This year Luck has picked up where he left off and has the Colts riding high with a 3-1 record that includes a 27-7 thumping of the San Francisco 49ers in week three; impressive because it occurred at the 49er’s Candlestick Park home field. Through four games he has completed nearly 64% of his passes for 900 yards and five touchdowns with only 2 interceptions. The venerable and Hall of Fame bound Wayne, now 34 years old and in his thirteenth NFL season, has hauled in twenty-two of Luck’s throws for 300 yards and two scores and looks to be having another Pro Bowl season. The Colts are also developing a running attack with the recent acquisition Trent Richardson from the Browns and Luck himself, who has rushed for 126 yards and a nearly eight yard per carry average. The Colts’ leading rusher, Ahmad Bradhsaw, will miss this game, and maybe the season, with an injured neck; a distinct point in the Hawk’s favor.

Andrew Luck

Andrew Luck

An interesting thing about Luck, and something the Hawk’s Legion of Boom defensive backs will need to be alert to, is that, though his overall quarterback rating [3] is very good and about even with Russell Wilson (in the low 90s), it soars to over 130 on pass routes of 10 to 18 yards down field. On longer routes over 18 yards his rating drops drastically into the 70s. Richard Sherman and company will need to sit on these short to intermediate routes and try not to bite on the deep fakes.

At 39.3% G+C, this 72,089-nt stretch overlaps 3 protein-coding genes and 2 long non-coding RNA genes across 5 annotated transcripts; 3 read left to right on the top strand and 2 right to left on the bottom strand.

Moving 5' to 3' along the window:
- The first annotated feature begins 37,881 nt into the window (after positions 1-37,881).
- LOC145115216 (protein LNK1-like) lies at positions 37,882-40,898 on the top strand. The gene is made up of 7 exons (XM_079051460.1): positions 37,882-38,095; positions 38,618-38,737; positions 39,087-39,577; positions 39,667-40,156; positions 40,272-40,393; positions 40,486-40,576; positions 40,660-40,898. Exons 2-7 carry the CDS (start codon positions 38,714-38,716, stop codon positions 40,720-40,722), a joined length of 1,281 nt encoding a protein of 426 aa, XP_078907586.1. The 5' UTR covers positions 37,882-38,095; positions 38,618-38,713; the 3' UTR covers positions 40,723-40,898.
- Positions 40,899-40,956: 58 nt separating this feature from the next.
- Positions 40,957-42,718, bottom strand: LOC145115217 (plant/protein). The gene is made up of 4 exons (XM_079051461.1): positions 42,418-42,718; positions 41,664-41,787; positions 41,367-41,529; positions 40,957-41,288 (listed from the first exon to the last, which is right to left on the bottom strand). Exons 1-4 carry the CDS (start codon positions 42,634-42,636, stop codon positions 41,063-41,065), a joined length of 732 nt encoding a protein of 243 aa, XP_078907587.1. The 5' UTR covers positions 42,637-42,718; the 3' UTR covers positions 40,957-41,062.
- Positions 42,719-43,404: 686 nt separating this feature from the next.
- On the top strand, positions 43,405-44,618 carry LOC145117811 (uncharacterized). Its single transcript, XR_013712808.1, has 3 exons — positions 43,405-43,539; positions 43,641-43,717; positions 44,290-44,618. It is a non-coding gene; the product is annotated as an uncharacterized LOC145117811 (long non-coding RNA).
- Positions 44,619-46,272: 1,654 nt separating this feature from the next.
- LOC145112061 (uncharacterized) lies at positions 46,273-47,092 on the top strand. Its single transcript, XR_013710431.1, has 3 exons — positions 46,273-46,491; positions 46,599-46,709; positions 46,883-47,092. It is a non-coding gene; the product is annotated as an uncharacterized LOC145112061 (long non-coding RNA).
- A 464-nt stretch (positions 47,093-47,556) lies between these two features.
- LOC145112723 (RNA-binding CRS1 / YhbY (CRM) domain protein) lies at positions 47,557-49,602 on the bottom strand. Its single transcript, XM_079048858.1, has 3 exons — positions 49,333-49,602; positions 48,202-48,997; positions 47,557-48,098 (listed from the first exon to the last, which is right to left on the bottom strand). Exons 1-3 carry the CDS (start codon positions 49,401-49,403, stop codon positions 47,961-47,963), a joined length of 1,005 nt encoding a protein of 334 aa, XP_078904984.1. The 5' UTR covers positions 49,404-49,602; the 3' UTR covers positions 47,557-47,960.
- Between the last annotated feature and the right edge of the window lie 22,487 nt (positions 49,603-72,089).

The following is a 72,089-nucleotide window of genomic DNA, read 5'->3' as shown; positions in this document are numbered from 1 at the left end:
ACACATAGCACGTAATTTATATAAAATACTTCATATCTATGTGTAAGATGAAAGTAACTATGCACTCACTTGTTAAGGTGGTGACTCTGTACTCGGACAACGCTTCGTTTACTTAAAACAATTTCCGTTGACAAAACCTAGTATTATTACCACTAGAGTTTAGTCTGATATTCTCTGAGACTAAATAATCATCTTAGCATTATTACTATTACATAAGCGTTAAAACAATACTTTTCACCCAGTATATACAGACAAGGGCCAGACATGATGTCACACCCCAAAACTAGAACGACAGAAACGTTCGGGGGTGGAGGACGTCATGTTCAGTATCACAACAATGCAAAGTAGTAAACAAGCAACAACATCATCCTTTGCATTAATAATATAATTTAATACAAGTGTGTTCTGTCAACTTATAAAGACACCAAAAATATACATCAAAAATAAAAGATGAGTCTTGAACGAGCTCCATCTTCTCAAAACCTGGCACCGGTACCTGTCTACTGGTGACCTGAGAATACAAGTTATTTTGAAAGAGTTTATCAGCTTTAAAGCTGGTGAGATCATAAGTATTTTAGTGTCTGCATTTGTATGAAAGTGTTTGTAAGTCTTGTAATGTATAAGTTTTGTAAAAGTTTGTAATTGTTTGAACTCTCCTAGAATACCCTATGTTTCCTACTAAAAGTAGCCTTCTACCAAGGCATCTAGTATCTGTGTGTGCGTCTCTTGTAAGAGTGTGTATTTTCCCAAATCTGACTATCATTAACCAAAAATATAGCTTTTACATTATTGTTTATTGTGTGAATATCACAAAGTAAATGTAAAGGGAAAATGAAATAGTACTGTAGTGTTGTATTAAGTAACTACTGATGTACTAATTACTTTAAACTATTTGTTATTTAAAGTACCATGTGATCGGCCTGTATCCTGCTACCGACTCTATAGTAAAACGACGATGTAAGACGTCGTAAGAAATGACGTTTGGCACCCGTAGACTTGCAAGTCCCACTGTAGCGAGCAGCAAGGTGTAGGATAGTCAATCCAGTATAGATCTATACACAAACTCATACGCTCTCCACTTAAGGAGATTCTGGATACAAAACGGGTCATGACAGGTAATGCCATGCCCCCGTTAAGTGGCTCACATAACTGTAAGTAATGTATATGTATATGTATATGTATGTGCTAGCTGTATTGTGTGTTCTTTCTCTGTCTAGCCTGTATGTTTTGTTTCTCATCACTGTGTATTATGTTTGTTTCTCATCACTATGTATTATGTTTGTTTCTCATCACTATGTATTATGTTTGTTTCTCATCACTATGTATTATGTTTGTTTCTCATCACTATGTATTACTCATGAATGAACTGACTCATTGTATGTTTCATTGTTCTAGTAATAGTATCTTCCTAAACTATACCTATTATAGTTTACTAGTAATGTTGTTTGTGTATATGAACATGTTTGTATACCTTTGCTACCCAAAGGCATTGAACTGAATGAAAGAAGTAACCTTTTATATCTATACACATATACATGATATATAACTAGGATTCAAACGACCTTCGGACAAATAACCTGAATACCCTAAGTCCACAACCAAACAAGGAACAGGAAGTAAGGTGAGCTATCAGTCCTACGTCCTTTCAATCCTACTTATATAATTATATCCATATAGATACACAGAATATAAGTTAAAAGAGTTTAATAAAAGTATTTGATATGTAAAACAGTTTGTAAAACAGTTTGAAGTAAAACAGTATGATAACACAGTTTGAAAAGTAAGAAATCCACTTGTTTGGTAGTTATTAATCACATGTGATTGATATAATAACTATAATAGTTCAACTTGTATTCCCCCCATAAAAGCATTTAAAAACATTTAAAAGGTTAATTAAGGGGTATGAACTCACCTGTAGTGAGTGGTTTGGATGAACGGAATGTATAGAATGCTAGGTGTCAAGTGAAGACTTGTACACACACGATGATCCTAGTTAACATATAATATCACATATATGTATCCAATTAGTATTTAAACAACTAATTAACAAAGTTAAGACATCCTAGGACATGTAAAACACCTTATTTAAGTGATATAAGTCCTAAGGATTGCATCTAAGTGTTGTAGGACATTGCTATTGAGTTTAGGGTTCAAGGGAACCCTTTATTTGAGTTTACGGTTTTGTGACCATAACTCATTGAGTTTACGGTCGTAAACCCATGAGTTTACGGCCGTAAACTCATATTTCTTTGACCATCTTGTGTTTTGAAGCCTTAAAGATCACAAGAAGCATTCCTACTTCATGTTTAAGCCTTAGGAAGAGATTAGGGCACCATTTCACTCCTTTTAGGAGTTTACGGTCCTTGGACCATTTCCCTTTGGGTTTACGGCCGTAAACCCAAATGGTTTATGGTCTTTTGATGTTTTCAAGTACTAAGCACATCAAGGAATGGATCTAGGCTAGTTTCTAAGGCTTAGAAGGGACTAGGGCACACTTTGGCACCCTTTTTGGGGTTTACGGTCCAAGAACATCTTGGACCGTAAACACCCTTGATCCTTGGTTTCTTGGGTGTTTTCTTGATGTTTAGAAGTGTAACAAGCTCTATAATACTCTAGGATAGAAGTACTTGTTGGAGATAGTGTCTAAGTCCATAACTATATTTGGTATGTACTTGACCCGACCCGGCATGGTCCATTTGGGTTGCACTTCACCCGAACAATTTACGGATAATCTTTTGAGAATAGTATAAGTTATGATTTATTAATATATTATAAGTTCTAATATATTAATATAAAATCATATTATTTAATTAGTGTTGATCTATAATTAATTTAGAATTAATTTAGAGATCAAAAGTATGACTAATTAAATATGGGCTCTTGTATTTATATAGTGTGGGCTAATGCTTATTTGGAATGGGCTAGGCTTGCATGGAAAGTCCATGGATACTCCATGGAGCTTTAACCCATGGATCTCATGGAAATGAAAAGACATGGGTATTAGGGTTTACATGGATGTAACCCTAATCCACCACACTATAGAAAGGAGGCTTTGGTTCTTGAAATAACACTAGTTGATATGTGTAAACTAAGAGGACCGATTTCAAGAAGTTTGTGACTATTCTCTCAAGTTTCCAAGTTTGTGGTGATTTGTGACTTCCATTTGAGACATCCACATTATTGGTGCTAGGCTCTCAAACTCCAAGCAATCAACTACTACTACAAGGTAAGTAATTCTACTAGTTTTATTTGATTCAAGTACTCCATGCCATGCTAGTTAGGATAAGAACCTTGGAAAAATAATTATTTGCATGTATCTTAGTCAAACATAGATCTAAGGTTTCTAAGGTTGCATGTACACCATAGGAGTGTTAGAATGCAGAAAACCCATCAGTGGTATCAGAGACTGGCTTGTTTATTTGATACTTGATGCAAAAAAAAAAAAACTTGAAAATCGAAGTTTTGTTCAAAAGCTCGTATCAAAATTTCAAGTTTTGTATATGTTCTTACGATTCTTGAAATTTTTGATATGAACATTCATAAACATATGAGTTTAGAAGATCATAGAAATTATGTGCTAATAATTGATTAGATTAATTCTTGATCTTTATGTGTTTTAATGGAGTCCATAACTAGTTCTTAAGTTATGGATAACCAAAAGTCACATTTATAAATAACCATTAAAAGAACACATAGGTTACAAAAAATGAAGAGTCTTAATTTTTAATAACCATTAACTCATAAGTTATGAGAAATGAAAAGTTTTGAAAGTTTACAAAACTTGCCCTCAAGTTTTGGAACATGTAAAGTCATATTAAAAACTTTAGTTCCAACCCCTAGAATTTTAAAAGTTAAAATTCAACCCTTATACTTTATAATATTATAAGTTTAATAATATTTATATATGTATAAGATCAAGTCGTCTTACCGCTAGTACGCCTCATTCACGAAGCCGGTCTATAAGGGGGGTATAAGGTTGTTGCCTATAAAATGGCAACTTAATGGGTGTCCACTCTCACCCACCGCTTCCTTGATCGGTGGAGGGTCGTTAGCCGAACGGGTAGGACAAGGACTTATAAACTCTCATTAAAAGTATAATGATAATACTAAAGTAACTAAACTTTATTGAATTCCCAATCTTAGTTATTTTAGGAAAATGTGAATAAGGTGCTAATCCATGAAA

As for the Hawks, as alluded to at the outset, it appears to this observer that Seattle has yet to overcome the 10 AM start bugaboo. They were terrible in the first half in a similar situation last week against Houston and were also dragging early in that first game on the east coast against Carolina. The improvement is that they won both of these games. I suppose it doesn’t matter if you ultimately win the game but it makes the angst of us fans watching that much more difficult to bear. Additionally it looks like starting center Max Unger will be out again, right tackle Brenno Giacomini is definitely out and now starting tight end Zach Miller may miss the game with a bad hamstring. Add that to the fact that All Pro left tackle Russell Okung is out for at least six more weeks and you have the recipe for another potential defensive free for all on quarterback Russell Wilson. You saw the havoc wrought by Texans defensive lineman J.J. Watt and his mates last week in Houston. Watching the film of that debacle, Colt defensive lineman Robert Mathis, who has already accumulated 7.5 sacks this season, must be licking his chops. The Seattle offensive line is a definite weak point going into week five in Indianapolis.